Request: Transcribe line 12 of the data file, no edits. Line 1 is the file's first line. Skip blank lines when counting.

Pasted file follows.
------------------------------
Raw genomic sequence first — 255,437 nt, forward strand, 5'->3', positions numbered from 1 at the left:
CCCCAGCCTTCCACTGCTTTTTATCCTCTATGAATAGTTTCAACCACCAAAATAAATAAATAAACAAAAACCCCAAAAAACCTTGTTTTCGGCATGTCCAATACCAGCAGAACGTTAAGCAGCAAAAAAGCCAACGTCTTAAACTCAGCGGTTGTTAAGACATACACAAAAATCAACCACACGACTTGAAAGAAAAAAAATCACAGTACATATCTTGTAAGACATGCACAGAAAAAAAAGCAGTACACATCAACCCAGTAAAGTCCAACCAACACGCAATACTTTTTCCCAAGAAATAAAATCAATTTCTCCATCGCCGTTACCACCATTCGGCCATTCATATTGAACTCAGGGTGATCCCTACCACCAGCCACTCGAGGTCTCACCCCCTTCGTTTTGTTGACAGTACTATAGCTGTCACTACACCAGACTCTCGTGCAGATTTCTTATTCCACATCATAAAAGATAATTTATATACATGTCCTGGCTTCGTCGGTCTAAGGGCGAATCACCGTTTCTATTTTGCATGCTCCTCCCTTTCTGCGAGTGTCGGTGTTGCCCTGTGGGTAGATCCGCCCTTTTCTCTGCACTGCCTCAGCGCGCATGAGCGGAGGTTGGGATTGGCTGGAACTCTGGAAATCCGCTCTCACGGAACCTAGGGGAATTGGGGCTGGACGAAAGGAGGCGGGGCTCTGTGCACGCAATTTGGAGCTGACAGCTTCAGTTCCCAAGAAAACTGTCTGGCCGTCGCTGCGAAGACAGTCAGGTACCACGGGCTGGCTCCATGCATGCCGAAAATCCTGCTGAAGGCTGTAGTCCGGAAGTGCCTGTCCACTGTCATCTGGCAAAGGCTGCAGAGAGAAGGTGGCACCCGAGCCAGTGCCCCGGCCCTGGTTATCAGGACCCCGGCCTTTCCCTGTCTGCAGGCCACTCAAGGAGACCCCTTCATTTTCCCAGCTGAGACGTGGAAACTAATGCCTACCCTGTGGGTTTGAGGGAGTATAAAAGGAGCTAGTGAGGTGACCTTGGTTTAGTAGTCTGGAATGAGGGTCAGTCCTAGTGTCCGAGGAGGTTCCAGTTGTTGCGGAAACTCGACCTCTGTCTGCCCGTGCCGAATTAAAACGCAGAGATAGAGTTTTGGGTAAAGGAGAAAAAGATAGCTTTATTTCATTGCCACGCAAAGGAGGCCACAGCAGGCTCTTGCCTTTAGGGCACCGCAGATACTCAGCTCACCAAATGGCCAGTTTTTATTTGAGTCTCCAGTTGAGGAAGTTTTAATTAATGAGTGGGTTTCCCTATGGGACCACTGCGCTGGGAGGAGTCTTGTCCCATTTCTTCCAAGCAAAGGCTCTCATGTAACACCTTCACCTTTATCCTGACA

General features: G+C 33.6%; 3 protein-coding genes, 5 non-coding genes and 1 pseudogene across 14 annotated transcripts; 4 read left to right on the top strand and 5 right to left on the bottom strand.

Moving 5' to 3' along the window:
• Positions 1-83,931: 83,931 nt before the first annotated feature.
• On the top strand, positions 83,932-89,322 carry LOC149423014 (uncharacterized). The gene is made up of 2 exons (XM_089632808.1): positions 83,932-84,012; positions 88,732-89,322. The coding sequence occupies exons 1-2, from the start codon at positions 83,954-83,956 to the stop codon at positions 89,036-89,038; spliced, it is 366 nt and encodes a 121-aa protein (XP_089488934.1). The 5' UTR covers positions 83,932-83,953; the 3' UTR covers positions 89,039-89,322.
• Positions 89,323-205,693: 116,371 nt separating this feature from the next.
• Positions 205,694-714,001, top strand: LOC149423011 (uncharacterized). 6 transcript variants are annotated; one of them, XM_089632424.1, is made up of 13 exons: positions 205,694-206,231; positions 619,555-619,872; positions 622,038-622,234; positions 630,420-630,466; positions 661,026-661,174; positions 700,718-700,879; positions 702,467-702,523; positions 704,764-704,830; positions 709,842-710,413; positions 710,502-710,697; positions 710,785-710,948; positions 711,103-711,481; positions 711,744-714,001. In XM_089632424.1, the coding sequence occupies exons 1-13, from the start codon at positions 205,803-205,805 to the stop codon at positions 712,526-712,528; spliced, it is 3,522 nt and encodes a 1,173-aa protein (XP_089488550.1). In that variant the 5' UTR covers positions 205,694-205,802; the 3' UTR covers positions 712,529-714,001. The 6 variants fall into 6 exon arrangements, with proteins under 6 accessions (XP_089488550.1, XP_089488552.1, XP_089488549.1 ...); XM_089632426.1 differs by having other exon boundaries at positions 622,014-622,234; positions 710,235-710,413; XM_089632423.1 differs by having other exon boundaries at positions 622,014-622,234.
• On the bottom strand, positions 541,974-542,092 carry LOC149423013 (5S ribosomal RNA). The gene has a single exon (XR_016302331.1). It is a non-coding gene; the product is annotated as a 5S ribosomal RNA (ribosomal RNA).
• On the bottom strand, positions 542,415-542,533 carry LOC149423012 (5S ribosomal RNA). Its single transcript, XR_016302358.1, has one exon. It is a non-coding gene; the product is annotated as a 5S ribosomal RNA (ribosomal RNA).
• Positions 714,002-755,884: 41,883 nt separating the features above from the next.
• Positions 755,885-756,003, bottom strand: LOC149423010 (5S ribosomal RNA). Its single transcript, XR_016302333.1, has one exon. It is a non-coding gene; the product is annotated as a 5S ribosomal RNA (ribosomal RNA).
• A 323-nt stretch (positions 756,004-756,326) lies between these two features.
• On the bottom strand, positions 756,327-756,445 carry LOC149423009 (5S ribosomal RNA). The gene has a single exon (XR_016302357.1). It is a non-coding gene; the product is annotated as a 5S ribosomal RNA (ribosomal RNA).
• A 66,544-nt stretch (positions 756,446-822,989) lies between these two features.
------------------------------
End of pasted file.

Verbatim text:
• Positions 755,885-756,003, bottom strand: LOC149423010 (5S ribosomal RNA). Its single transcript, XR_016302333.1, has one exon. It is a non-coding gene; the product is annotated as a 5S ribosomal RNA (ribosomal RNA).